English
 
User Manual Privacy Policy Disclaimer Contact us
  Advanced SearchBrowse

Item

ITEM ACTIONSEXPORT

Released

Journal Article

A novel mutation in CDH11, encoding cadherin-11, cause Branchioskeletogenital (Elsahy-Waters) syndrome

MPS-Authors
/persons/resource/persons50437

Mundlos,  Stefan
Research Group Development & Disease (Head: Stefan Mundlos), Max Planck Institute for Molecular Genetics, Max Planck Society;
Institute of Medical and Human Genetics, Charité - Universitätsmedizin Berlin, Berlin, Germany;

/persons/resource/persons50391

Kornak,  Uwe
Research Group Development & Disease (Head: Stefan Mundlos), Max Planck Institute for Molecular Genetics, Max Planck Society;
Institute of Medical and Human Genetics, Charité - Universitätsmedizin Berlin, Berlin, Germany;
Berlin-Brandenburg Center for Regenerative Therapies, Charité - Universitätsmedizin Berlin, Germany;

Locator
There are no locators available
Fulltext (public)

Castori.pdf
(Publisher version), 5MB

Supplementary Material (public)
There is no public supplementary material available
Citation

Castori, M., Ott, C.-E., Bisceglia, L., Leone, M. P., Mazza, T., Castellana, S., et al. (2018). A novel mutation in CDH11, encoding cadherin-11, cause Branchioskeletogenital (Elsahy-Waters) syndrome. American Journal of Medical Genetics Part A, 176(9), 2028-2033. doi:10.1002/ajmg.a.40379.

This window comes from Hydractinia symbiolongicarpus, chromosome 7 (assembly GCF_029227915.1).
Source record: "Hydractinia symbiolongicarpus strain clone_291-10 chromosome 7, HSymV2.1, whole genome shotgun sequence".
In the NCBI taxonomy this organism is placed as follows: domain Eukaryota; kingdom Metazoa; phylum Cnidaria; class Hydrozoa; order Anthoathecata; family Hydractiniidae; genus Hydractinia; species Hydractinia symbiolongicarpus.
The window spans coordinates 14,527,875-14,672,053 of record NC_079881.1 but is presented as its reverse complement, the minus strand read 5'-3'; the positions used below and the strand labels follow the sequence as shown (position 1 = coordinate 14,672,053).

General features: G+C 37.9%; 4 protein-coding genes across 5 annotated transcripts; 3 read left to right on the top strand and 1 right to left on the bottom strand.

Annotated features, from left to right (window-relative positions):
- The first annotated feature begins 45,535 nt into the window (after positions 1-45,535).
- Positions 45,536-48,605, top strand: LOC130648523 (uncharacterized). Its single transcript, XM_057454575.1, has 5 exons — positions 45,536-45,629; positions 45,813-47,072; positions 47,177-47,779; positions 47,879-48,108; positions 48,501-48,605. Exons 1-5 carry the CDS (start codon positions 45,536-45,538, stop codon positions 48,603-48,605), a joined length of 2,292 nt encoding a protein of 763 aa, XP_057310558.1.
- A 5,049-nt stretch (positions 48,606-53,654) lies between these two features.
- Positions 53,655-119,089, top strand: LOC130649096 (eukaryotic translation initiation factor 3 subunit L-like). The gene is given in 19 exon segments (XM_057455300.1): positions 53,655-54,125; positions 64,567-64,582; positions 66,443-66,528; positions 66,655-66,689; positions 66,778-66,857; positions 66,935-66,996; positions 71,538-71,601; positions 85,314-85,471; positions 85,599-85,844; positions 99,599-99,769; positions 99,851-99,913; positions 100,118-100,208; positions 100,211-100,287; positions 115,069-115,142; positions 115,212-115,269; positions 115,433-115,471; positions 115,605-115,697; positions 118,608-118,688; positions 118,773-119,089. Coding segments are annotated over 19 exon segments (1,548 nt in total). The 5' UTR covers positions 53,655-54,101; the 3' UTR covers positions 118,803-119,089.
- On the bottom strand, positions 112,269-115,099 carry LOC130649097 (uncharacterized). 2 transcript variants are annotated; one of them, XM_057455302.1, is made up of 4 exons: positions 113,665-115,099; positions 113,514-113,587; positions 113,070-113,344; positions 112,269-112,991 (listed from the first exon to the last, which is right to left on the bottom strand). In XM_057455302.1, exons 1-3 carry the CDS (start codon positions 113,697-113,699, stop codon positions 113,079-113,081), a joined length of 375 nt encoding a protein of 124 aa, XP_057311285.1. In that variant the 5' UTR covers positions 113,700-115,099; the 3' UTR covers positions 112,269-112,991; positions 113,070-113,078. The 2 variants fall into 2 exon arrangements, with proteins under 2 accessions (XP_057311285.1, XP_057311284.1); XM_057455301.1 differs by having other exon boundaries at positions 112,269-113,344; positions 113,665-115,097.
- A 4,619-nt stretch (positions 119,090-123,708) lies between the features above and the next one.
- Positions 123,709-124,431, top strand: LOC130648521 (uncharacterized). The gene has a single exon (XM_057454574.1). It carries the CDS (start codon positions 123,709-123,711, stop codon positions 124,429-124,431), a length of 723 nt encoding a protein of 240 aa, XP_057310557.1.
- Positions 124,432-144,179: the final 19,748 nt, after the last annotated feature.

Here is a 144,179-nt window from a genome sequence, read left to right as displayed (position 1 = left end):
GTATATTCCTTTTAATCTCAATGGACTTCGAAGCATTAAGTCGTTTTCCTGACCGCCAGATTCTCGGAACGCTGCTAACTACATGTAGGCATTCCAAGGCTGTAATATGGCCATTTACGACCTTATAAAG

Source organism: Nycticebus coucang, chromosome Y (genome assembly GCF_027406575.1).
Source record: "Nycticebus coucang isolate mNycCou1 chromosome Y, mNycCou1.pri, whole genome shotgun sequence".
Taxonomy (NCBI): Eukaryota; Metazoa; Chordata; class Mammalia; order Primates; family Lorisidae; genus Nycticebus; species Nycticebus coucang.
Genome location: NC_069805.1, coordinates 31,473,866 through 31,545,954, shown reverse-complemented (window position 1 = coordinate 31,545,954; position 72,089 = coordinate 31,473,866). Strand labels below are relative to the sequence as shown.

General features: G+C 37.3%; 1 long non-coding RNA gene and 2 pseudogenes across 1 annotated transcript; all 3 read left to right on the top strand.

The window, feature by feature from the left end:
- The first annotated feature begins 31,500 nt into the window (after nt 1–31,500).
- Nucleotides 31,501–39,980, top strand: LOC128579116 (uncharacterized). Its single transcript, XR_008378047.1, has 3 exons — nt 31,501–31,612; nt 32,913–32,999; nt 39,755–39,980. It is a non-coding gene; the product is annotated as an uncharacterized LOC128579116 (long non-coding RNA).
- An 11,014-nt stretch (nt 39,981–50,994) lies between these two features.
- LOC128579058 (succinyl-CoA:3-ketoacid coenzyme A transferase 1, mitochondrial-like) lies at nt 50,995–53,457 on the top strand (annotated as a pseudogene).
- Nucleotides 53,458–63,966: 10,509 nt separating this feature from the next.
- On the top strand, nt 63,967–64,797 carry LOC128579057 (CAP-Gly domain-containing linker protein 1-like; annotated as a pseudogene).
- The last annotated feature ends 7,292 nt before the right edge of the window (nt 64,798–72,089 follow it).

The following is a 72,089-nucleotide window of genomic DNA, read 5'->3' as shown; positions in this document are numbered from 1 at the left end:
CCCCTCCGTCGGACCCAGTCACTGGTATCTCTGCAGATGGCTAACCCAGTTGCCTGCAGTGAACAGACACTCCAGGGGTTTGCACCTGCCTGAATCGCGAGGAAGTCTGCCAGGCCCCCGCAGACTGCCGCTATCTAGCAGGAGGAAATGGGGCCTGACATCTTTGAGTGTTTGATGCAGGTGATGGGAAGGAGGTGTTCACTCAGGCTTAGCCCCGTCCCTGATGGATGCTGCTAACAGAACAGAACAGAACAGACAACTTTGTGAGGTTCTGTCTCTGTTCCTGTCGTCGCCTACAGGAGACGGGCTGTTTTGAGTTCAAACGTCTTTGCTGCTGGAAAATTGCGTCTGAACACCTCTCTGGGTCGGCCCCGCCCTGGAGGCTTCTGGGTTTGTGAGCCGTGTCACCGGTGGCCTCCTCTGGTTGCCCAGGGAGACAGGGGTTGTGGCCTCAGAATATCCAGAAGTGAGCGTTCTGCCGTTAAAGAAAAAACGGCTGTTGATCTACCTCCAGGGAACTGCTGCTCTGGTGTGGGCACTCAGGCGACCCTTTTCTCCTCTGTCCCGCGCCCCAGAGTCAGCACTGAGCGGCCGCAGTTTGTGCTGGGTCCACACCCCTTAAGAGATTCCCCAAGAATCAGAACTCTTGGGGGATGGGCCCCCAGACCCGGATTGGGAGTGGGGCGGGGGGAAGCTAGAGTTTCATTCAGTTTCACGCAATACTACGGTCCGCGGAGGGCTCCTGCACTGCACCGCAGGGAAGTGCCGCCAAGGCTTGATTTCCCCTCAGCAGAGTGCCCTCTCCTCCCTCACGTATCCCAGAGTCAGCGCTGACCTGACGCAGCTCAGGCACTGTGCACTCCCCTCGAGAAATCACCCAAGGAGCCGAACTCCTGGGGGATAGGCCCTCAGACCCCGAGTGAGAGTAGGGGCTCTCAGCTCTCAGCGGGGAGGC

Cite as: http://hdl.handle.net/21.11116/0000-0003-5CB0-F
Abstract
Abstract Cadherins are cell-adhesion molecules that control morphogenesis, cell migration, and cell shape changes during multiple developmental processes. Until now four distinct cadherins have been implicated in human Mendelian disorders, mainly featuring skin, retinal and hearing manifestations. Branchio-skeleto-genital (or Elsahy-Waters) syndrome (BSGS) is an ultra-rare condition featuring a characteristic face, premature loss of teeth, vertebral and genital anomalies, and intellectual disability. We have studied two sibs with BSGS originally described by Castori et al. in 2010. Exome sequencing led to the identification of a novel homozygous nonsense variant in the first exon of the cadherin-11 gene (CDH11), which results in a prematurely truncated form of the protein. Recessive variants in CDH11 have been recently demonstrated in two other sporadic patients and a pair of sisters affected by BSGS. Although the function of this cadherin (also termed Osteoblast-Cadherin) is not completely understood, its prevalent expression in osteoblastic cell lines and up-regulation during differentiation suggest a specific function in bone formation and development. This study identifies a novel loss-of-function variant in CDH11 as a cause of BSGS and supports the role of cadherin-11 as a key player in axial and craniofacial malformations.